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Why Fiverr International Lost Nearly 19% in June

What happened

Shares of freelance platform Fiverr International (NYSE: FVRR) dropped nearly 19% in June according to data provided by S&P Global Market Intelligence. There wasn't any news specific to Fiverr, but the stock price continues to fall as growth slows down, losses increase, and the market remains hostile toward tech stocks.

So what

Between people returning to offices, difficult year-over-year comparisons, and volatile macroeconomic conditions, Fiverr's business has been decelerating. Sales increased 27% year over year in the first quarter of 2022 after accelerating to 100% year-over-year growth in the first quarter of 2021.

It's making solid progress in almost all areas. Active buyers increased 11% over last year in the first quarter to 4.2 million, and spend per buyer continues to increase, rising 17% over last year to $251. One number that's significant is the take rate, which continues to climb, having risen from 27.2% last year to 29.6% this year. The take rate is the amount of money Fiverr takes from the seller's fee, and nearly 30% is very high for its industry. Competitor Upwork, for example, has a 14.1% take rate, less than half of Fiverr's. That translates into huge amounts of revenue.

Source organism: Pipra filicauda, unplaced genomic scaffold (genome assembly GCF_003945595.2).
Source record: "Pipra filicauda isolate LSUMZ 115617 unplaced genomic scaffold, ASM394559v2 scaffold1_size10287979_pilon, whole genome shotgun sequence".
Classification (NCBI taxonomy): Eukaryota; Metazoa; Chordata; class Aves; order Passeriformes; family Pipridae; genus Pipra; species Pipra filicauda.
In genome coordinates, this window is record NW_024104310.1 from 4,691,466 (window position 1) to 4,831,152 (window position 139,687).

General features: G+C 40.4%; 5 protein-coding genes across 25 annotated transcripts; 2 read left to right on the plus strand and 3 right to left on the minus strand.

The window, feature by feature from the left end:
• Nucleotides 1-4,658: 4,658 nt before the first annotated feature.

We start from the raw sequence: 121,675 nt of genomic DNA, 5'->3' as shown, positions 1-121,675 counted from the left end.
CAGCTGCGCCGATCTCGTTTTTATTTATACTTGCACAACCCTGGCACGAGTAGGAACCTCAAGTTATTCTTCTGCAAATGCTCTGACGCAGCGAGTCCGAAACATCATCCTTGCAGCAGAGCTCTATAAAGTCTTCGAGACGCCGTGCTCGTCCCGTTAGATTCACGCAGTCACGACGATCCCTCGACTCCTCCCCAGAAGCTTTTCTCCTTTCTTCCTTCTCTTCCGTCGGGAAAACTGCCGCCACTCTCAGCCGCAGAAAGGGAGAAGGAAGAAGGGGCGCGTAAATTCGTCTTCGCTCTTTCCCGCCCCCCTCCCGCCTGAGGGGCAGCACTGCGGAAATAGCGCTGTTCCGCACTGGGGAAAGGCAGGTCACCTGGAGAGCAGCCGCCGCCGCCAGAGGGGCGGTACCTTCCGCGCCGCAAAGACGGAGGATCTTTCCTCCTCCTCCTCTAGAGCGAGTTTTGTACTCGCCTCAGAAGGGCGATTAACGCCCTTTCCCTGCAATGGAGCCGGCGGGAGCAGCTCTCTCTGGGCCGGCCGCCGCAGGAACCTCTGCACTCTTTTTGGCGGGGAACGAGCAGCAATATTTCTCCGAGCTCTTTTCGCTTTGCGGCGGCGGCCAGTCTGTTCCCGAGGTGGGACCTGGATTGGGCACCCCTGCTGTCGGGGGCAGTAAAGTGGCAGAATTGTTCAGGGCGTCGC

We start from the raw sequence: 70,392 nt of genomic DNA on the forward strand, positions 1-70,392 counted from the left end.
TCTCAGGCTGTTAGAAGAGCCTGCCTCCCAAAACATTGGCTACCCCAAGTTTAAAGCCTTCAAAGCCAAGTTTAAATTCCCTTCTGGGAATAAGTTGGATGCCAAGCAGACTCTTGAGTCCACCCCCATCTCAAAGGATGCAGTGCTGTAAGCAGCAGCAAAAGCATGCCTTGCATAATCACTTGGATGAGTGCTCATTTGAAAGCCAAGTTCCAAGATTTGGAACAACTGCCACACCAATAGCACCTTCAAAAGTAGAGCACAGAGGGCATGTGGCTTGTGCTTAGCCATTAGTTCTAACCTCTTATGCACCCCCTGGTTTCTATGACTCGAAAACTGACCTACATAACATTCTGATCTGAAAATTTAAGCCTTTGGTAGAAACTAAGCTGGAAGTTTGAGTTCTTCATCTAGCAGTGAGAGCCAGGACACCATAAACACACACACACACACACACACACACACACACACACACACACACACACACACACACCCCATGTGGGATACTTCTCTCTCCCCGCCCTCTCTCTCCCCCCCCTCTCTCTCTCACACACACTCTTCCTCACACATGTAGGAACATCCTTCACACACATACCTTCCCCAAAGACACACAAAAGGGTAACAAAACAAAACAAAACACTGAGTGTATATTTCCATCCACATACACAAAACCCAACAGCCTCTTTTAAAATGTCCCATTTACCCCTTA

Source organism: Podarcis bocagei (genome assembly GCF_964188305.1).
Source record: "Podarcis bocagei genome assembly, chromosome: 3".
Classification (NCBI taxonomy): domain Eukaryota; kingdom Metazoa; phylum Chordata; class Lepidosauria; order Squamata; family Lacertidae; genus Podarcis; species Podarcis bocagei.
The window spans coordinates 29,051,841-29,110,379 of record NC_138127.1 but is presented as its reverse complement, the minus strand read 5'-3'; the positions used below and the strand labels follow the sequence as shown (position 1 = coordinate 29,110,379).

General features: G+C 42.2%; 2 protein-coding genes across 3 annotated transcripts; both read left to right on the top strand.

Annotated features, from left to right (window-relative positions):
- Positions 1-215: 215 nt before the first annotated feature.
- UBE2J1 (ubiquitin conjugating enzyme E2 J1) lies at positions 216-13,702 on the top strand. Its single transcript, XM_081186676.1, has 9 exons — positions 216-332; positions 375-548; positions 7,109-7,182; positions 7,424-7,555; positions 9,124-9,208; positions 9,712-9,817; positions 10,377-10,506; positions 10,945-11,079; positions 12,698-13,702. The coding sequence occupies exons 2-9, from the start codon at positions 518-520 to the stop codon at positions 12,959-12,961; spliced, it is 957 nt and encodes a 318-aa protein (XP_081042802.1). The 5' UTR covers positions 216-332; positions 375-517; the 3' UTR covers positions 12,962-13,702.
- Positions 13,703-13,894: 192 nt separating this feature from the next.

Part of the reason Fiverr has been able to successfully charge those kinds of fees is its focus on enterprise clients, or Fiverr business. This is a lucrative subdivision that offers expanded services for large clients, and companies such as Unilever and L'Oréal use the Fiverr business platform.

Now what

Based on macroeconomic uncertainty, management lowered its full-year guidance for 2022 from $376 million to $355 million at the midpoint. Ouch. Fiverr stock was already deteriorating before the first-quarter report, and it fell even more after. It's now down 70% this year.

There are still plenty of catalysts for Fiverr's business in the long term. These include an explosion in remote work, decentralized offices, and "The Great Resignation," which are all feeding into each other as well as Fiverr's workstream.

The market may not recover any time soon, and things may get worse before they get better. If you can handle the risk, it might be a good time to buy Fiverr stock for long-term gains.

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Jennifer Saibil has no position in any of the stocks mentioned. The Motley Fool has positions in and recommends Fiverr International. The Motley Fool recommends Unilever and Upwork. The Motley Fool has a disclosure policy.


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